Rachel Reid has a must-read article about the Afghan Local Police (ALP), a program under which NATO (read the US) trains and then arms local groups as a way to shield communities against the creeping menace of the Taliban. As you can imagine, creating a new armed group with little supervision or accountability is a recipe for disaster. That’s what Rachel’s report for Human Rights Watch pointed out. Now, even NATO is beginning to officially admit that.
But there’s more than just the ALP that is cause for real concern. Writes Rachel:
Human rights abuses are almost inevitable when injecting lightly trained forces into fractured communities that tend to lie at the edge of government control, where impunity is rampant. Significant efforts have been made to safeguard against the risk of creating lawless militias, but what compounds this risk is that it’s not just the ALP that the U.S. and Afghan governments are backing. There’s also the Afghan Public Protection Force (APPF), the Critical Infrastructure Program (CIP), the Interim Security Infrastructure (ISCI), Community Based Security Solutions (CBSS), and the Afghan Public Protection Program (AP3). And these are just the groups with acronyms. Beyond them are a myriad of informal militias supported by Afghan intelligence forces, provincial officials, warlords, and unregistered private security forces, as well as the reintegrated former insurgents who are allowed to keep their arms.
Read the whole article here. In a country where the state does not have a monopoly of force, distributing arms among such an astonishingly broad spectrum of groups that have competing interests and little to no loyalty to the state is a patently bad idea. It’s a simple calculation: when you give guns to groups that don’t love each other and you, as the arbitrer, aren’t strong enough to keep them in line, you can’t expect peace and brotherly love to reign over the country.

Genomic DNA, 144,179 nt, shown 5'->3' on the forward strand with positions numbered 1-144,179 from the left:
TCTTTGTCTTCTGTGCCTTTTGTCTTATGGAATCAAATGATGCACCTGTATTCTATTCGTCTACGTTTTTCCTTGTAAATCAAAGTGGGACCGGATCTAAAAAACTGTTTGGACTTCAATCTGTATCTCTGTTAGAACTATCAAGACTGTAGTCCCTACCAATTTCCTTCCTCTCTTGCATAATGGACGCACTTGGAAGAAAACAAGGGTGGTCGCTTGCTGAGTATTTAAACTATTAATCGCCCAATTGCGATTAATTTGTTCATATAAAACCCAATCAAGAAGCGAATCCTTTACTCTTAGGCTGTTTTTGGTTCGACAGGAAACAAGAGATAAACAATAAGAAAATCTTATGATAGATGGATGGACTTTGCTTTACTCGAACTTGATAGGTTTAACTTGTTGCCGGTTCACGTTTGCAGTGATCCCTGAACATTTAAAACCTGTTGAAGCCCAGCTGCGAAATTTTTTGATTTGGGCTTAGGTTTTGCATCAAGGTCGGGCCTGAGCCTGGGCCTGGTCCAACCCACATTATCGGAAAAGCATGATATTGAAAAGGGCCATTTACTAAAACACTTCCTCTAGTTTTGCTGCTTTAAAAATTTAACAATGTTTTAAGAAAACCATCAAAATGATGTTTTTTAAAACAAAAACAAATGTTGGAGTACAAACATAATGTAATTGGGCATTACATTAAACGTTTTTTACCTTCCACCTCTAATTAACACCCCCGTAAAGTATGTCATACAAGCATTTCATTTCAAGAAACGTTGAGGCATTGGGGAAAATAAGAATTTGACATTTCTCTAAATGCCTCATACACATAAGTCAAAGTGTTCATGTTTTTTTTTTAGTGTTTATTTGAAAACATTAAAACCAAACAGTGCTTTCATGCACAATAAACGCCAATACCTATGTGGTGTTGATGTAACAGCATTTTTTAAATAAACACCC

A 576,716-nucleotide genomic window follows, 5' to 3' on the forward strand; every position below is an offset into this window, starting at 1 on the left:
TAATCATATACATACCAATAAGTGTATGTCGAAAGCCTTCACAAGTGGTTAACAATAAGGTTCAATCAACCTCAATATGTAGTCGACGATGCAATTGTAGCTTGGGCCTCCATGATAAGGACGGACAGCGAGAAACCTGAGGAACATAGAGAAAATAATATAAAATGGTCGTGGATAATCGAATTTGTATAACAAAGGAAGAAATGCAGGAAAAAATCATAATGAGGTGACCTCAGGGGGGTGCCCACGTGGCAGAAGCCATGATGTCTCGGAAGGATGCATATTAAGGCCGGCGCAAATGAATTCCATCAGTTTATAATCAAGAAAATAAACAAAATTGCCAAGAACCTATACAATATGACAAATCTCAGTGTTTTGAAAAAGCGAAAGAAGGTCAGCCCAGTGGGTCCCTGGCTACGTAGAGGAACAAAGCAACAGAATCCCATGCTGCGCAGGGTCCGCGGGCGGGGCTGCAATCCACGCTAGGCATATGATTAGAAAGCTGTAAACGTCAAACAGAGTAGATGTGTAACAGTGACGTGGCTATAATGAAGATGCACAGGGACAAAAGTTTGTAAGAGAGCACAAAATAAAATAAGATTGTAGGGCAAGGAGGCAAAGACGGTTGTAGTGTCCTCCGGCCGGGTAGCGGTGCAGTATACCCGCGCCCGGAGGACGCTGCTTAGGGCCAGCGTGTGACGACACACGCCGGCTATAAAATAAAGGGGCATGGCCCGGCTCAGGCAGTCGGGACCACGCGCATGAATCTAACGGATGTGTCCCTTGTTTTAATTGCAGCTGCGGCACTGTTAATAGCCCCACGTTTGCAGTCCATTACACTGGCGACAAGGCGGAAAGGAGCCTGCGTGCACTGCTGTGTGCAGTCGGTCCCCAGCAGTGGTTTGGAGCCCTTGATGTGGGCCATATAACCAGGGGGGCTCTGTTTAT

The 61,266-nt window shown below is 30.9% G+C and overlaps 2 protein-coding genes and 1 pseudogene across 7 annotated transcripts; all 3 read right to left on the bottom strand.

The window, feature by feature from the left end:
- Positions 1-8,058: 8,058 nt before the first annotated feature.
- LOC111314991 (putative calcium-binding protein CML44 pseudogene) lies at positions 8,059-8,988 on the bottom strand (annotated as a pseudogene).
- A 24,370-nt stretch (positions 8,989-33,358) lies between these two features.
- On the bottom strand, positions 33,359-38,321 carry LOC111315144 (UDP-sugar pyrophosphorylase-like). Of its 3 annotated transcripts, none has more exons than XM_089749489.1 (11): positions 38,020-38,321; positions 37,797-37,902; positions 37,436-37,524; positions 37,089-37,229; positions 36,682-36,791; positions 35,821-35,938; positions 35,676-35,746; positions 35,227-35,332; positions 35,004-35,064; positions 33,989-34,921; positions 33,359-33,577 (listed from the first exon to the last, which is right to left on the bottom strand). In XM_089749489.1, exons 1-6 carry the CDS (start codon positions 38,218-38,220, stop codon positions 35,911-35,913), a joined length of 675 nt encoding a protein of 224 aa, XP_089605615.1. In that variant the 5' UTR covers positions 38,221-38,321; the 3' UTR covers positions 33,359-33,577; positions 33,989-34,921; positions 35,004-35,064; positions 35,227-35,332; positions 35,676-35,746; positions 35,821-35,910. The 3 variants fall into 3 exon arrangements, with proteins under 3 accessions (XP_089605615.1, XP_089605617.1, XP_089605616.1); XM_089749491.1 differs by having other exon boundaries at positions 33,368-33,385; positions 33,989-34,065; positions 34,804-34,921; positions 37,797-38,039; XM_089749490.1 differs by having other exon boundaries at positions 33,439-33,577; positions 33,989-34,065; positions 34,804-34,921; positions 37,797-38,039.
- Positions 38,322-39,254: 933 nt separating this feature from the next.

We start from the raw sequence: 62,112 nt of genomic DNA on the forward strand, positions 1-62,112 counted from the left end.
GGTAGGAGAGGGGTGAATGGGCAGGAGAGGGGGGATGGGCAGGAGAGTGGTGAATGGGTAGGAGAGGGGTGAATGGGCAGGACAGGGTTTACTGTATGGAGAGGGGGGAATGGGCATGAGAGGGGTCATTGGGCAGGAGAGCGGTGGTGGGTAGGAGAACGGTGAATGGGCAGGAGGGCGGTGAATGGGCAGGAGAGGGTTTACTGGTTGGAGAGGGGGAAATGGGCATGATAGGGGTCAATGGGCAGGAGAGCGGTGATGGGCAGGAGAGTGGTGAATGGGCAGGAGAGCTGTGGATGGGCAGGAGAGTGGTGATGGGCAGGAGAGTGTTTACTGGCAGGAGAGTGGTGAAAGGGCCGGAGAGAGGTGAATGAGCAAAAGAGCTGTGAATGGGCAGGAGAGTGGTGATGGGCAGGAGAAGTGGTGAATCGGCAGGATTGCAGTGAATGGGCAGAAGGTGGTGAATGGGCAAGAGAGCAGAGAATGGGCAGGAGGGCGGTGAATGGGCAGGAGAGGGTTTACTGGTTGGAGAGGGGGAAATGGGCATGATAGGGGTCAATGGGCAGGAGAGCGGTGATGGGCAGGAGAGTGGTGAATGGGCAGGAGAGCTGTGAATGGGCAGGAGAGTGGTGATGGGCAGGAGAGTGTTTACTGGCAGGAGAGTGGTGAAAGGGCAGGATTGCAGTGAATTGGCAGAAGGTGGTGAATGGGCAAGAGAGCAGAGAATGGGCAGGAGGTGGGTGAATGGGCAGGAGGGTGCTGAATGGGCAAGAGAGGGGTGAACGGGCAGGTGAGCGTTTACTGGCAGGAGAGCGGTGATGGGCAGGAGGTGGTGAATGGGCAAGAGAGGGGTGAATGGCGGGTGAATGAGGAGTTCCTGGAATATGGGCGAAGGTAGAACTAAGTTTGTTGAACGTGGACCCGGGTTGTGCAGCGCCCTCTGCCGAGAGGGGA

As the report shows, the ALPs have shown a modicum of success in keeping the Taliban out, but their success is not motivated by a sense of duty to the country or the communities they are supposedly protecting. Rather, their motivation is their own interests, which they jealously guard by extortion, human rights abuses, fear tactics and violating the law, almost always with complete impunity. As a result, Afghanistan gets a whole host of new abusive militant groups in exchange for one. And a lot of money is being spent on this bad bargain.
This policy is an experiment in irony. Right after the fall of the Taliban, the international community, under the leadership of the Japanese, spent many millions of dollars disarming and reintegrating armed groups that existed in the nooks and crannies of Afghanistan. The only two big groups that weren’t disarmed — the Taliban and Hizb-e-Islami — are now the biggest challenge to Afghanistan’s future. Under this new policy, millions of dollars are being spent to once again to create armed militias, rolling back the gains made with Japanese and international help. Worse yet, there is no strategy to demobilize these new groups once their utility value runs out.
Afghanistan should know better than anyone that the last time armed entities were formed (to chase the USSR out of the country) we got the civil war. It took Afghanistan 20 years of unspeakable horrors and billions of dollars in international aid to get here. If Afghanistan botches it this time, the world won’t give it a second chance — and we’re not strong enough to do it on our own.
So we seem more or less destined to repeat our bloody history.